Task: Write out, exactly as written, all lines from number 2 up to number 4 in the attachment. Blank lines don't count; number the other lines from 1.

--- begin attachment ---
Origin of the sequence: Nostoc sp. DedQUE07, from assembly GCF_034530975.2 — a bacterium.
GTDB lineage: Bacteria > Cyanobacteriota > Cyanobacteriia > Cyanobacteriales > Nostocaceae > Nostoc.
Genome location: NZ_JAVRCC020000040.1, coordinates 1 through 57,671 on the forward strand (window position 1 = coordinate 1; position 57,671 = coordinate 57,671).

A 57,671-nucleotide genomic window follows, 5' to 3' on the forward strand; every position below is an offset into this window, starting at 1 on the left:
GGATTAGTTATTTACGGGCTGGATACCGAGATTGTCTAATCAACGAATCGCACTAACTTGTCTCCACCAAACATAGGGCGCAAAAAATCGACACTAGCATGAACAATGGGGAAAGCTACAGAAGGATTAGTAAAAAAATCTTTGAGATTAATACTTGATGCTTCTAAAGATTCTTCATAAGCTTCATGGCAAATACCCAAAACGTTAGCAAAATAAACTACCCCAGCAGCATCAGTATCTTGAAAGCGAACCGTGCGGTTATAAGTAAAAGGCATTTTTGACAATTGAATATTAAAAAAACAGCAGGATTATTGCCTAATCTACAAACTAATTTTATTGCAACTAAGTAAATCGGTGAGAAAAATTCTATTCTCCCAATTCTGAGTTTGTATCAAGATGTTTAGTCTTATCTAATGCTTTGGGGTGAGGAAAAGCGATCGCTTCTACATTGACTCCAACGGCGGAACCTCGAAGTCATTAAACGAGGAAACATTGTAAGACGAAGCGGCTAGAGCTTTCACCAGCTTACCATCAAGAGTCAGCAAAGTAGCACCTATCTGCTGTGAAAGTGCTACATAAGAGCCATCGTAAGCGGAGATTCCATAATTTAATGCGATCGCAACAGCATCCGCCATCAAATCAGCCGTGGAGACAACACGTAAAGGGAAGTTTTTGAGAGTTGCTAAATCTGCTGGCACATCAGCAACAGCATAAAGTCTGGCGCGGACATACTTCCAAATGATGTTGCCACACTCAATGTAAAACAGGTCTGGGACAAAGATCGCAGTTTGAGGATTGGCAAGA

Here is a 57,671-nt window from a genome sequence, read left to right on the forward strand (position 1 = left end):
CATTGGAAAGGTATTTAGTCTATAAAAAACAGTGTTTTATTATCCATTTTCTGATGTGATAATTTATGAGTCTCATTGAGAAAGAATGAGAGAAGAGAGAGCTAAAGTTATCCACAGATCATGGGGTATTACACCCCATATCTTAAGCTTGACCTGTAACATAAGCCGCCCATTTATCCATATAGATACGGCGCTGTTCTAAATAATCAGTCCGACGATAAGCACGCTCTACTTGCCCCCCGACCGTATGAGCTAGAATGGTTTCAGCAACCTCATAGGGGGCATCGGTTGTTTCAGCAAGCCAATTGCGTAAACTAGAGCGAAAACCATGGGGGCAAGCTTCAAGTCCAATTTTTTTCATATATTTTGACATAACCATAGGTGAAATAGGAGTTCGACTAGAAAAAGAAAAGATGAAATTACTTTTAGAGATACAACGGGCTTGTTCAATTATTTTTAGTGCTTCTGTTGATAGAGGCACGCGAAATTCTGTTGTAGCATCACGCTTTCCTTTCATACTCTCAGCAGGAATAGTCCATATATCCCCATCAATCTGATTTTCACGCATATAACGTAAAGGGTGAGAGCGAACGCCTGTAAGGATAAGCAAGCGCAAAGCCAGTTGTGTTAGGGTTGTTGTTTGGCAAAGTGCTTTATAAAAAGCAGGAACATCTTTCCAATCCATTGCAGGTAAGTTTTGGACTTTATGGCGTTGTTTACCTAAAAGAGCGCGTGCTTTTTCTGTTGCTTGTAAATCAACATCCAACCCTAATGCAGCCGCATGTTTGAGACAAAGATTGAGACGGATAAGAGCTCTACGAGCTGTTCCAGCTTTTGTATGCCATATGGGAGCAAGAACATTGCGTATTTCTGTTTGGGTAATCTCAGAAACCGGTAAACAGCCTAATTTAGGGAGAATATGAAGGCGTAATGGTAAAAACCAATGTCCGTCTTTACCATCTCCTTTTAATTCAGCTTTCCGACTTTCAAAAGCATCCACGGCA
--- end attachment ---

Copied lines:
GTDB lineage: Bacteria > Cyanobacteriota > Cyanobacteriia > Cyanobacteriales > Nostocaceae > Nostoc.
Genome location: NZ_JAVRCC020000040.1, coordinates 1 through 57,671 on the forward strand (window position 1 = coordinate 1; position 57,671 = coordinate 57,671).

A 57,671-nucleotide genomic window follows, 5' to 3' on the forward strand; every position below is an offset into this window, starting at 1 on the left: